APPELLATE COURT OF ILLINOIS, FIRST DISTRICT, FIFTH DIVISION
JAY EINHORN, Respondent-Appellee
533 N.E.2d 29, 178 Ill. App. 3d 212, 127 Ill. Dec. 411 1988.IL.1429
Appeal from the Circuit Court of Cook County; the Hon. Jill K. McNulty, Judge, presiding.
PRESIDING JUSTICE LORENZ delivered the opinion of the court. SULLIVAN and MURRAY, JJ., concur.
DECISION OF THE COURT DELIVERED BY THE HONORABLE JUDGE LORENZ
Both parties filed separate appeals, which were consolidated in this court, from a judgment of dissolution of their marriage.
Ann Einhorn contends the trial court abused its discretion by the following: (1) when it awarded her $70 per month as rehabilitative maintenance, (2) when it did not award her an apartment building that was marital property, (3) when it allowed either party to contemplate making extraordinary repairs to the apartment building, (4) when it did not require Jay to repay a "marital debt," and (5) when it did not require Jay to pay Ann's attorney fees and costs.
Jay raises only one issue: whether the trial court had the authority to order Ann to sign a written declaration under section 152(e) of the Internal Revenue Code (I.R.C. § 152(e) (1986)), stating she would not claim the dependency exemptions for their children.
We affirm in part, vacate in part, and remand.
The parties were married on September 13, 1968, and had three children: Catrin, Elias, and Aaron. The parties separated on April 22, 1982, and judgment for dissolution of marriage was entered on September 30, 1986.
Prior to trial, the parties entered into a joint custody agreement which gave Ann physical custody of the children for the majority of the time. The joint custody agreement was incorporated into the judgment for dissolution.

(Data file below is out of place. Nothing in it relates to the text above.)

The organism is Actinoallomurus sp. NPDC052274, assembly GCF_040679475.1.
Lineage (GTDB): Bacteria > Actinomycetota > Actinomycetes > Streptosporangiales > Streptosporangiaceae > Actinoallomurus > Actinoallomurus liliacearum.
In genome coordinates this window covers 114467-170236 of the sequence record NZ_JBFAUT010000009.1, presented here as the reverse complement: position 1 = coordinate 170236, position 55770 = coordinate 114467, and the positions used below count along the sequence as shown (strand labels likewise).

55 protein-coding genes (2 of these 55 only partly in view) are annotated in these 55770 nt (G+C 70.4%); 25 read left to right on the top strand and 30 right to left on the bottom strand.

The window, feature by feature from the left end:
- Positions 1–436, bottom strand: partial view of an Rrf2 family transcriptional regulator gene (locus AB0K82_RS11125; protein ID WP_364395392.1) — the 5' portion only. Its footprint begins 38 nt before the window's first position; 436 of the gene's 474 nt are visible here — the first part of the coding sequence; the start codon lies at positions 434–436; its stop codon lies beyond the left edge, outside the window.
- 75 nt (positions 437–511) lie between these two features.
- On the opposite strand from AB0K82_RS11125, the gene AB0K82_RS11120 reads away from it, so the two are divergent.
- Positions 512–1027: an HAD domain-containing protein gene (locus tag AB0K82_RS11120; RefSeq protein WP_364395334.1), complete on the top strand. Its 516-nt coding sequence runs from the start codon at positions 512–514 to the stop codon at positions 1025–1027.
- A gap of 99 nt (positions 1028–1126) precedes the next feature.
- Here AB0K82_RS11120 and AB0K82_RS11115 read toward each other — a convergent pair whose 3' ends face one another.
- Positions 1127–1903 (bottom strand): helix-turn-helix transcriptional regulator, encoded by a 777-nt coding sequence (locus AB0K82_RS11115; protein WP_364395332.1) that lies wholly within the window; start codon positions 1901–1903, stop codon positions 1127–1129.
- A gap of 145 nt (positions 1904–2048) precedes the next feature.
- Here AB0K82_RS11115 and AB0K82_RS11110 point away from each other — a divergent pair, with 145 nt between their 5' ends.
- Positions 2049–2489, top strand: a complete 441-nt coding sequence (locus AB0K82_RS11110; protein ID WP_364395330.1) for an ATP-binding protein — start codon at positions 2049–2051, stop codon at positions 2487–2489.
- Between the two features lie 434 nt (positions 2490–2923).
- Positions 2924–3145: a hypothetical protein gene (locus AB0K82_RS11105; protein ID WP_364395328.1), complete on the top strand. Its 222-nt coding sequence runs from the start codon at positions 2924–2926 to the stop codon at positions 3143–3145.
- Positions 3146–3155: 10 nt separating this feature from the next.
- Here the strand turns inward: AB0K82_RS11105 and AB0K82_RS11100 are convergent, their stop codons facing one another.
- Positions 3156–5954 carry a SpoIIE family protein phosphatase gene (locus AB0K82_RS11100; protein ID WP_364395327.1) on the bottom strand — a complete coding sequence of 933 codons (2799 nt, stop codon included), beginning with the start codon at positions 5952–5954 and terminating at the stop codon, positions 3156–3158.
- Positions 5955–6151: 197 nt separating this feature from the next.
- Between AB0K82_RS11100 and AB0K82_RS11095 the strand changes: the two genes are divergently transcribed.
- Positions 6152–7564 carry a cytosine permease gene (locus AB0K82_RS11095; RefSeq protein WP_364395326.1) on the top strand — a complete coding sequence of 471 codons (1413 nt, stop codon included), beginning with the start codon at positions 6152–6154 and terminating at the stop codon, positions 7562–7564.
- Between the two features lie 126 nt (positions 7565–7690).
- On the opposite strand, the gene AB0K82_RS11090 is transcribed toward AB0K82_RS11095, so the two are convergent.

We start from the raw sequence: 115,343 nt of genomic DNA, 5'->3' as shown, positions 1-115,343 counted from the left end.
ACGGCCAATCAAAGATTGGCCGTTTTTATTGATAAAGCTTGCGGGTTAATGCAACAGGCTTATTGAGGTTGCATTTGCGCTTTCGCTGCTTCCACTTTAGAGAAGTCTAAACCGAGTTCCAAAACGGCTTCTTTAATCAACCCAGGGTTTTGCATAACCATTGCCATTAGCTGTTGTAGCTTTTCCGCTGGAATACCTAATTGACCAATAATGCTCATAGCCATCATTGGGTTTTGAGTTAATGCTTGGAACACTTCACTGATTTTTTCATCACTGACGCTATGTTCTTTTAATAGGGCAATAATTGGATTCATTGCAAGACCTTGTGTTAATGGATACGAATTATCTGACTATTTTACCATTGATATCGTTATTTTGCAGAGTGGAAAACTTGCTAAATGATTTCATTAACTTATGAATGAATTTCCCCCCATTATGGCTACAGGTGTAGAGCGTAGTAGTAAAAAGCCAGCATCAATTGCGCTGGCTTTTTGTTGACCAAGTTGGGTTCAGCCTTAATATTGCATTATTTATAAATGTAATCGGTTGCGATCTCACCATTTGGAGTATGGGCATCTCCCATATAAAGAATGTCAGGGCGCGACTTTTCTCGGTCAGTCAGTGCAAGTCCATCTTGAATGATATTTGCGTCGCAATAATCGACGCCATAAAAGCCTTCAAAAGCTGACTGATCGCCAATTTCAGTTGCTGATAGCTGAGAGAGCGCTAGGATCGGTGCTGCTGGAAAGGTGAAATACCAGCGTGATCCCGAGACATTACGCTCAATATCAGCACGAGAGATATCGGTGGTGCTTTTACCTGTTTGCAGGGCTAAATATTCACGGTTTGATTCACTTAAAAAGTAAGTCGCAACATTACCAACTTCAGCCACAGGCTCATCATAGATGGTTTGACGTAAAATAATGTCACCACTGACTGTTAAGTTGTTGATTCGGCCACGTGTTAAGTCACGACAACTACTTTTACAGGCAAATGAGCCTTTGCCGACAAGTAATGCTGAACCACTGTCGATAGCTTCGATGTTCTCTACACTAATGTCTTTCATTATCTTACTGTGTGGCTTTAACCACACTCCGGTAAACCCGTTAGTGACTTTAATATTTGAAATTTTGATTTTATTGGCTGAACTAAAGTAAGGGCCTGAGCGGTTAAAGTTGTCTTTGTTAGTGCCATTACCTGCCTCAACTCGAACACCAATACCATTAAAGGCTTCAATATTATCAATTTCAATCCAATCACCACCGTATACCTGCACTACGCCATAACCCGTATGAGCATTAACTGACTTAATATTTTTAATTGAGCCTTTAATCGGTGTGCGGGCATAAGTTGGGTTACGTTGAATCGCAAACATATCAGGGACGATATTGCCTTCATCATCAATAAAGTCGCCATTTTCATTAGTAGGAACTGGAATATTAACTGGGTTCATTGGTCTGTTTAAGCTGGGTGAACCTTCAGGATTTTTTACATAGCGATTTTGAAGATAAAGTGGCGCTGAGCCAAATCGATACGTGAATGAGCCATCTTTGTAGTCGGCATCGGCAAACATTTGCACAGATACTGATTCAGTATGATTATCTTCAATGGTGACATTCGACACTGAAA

During the marriage, Jay earned a bachelor's degree in liberal arts, a master's degree in counselor education, and a doctorate degree in psychology. At the time of trial, he was 37 years old and employed full time as an administrator for a nursing home. He also had part-time teaching positions in two different universities. He testified his gross income in 1985 was $26,400 from his full-time position and a total of $3,125 from his part-time positions. There was some evidence to indicate that Jay's gross income for 1986 may be approximately $35,000; however, this evidence was inconclusive.
Ann attended school in Wales, England, until she was 17 years old and does not have a high school diploma or its equivalent. At the time of trial, she was 40 years old, a housewife and otherwise unemployed. She contributed approximately 10 hours per week to her children's school on a volunteer basis. Ann testified that since she and Jay separated in April of 1982, she had not made any effort to find employment; however, she planned to do so once her youngest child was enrolled in school full time in September of 1987. Subsequent to trial, Ann unsuccessfully sought employment from some local restaurants. In April of 1988, at oral argument, Ann's attorney stated Ann has not found employment because of "time constraints."